“Shouldn’t the wreath come down now?” asks one voice inside my head each time I pull in the drive. “No, it still looks pretty,” says the other voice. The berries in the wreath and the live green ribboned thing itself do brighten the entrance, surrounded by the gray backdrop of late winter. Wreaths of evergreen are a symbol of eternal life. They remind us that spring will come. This one just looks friendly, welcoming.
But no one is dropping in right now, of course, except the fuel truck (too often) and an occasional UPS driver. But things are starting to crack open in more ways than one. We have been told that, after receiving vaccines, we must continue to wear masks because we don’t know if we might still be carriers without symptoms.
I was talking with a friend at a small outdoor event the other morning and, when the subject of vaccines came up, she appeared to step back a couple of feet, right after I said, “No, I’m scheduled, but have not had my shots yet.” She is a very careful one. I respect that wholeheartedly. And I might have only imagined her movement was in response to my not-yet-vaccinated condition. I caught myself going out single- and not double-masked today, though. Might be that slackening of caution we’ve been warned about.
There is a seasonal stasis heightened by our Covid moment. We are in a bit of a muddle now about next steps, changed behaviors, right? Some of us vaccinated, many not. We deplore the states that are pretending it’s all over, back to business as usual. And we celebrate the possibility that our friends will be able to reopen their restaurants and other small businesses in the spring.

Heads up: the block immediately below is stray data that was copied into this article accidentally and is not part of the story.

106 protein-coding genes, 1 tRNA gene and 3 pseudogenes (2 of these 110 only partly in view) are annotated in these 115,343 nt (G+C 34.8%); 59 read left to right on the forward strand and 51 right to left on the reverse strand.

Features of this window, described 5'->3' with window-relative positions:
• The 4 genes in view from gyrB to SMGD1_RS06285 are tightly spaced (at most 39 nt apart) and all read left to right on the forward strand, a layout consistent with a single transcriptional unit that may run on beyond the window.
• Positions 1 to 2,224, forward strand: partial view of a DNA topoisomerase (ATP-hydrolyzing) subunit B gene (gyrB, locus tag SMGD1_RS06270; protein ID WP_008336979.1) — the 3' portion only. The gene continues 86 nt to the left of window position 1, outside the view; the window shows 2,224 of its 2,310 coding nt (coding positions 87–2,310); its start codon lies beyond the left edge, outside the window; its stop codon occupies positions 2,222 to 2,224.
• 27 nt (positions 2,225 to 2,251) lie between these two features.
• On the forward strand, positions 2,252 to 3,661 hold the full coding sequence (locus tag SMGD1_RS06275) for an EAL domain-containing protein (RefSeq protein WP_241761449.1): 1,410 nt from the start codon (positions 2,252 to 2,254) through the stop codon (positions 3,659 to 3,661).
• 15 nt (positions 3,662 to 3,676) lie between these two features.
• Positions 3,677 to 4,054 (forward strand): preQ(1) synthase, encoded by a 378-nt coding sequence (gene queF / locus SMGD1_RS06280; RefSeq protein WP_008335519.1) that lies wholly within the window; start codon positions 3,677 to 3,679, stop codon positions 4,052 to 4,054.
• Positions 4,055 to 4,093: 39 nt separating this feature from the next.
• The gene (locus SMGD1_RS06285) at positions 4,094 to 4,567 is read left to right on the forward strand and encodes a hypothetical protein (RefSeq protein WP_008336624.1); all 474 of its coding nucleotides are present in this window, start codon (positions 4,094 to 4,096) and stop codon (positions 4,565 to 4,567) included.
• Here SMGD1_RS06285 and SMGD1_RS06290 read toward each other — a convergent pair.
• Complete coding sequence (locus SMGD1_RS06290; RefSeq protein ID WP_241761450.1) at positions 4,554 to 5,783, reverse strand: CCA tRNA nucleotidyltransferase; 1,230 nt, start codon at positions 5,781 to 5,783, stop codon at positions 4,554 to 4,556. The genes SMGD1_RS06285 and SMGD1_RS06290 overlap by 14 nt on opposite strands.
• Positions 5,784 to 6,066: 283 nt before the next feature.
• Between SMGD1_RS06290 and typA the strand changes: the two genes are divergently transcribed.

Still, the warning rings in our ears: getting sloppy now would bring a new wave of Covid-19 restrictions and heartbreaks. Resilience in the face of so much loss is wearing thin.
Some things might feel possible: Masked walks with friends? Hugs with vaccinated family members? Visits with new grandchildren? Travel? Maybe not so much, unless you need to get somewhere. This year has been excellent preparation for a lifestyle of cutting way back on fossil fuels for this maker of carbon footprints. I’m celebrating that change and plan on making it last.
I’m humbled by the challenges our teachers and students have been managing. But I confess to a resistance to this shutdown ending. So many books not yet read, trails not yet walked, home projects not done, writing endeavors not finished. More time, please, for listening to music, practicing new recipes, and working on urgent social issues with socially distanced friends! This is clearly the privileged conundrum of one who has reached Social Security age. Thank you, FDR and Frances Perkins (she was his labor secretary).
I experience the stillness of winter as sacred, slowing down my busy mind. Maybe the thing I most fear is that I will not have quieted myself enough before the busy normalcy of life resumes.
A neighbor across the pond told me a decade ago that when she and her now late husband kayaked by, they would slow down and let the cacophony from our unlandscaped, brambled bank wash over them. They called our place Bird Song Hill. Today, on coming back up from the pond, I couldn’t help noticing the birds are singing a lot of different songs now.
Maybe, if I leave my holiday wreath up, I can hold back the cacophony of this complicated human world that will be on us again.
I’m living an oscillation of gratitude and hesitation. For now, looking forward to cooking for people, dropping in on friends and cousins, hugging when we part company, and getting to work in the yard when it warms up. Maybe some hanging potted plants where the wreath hangs now.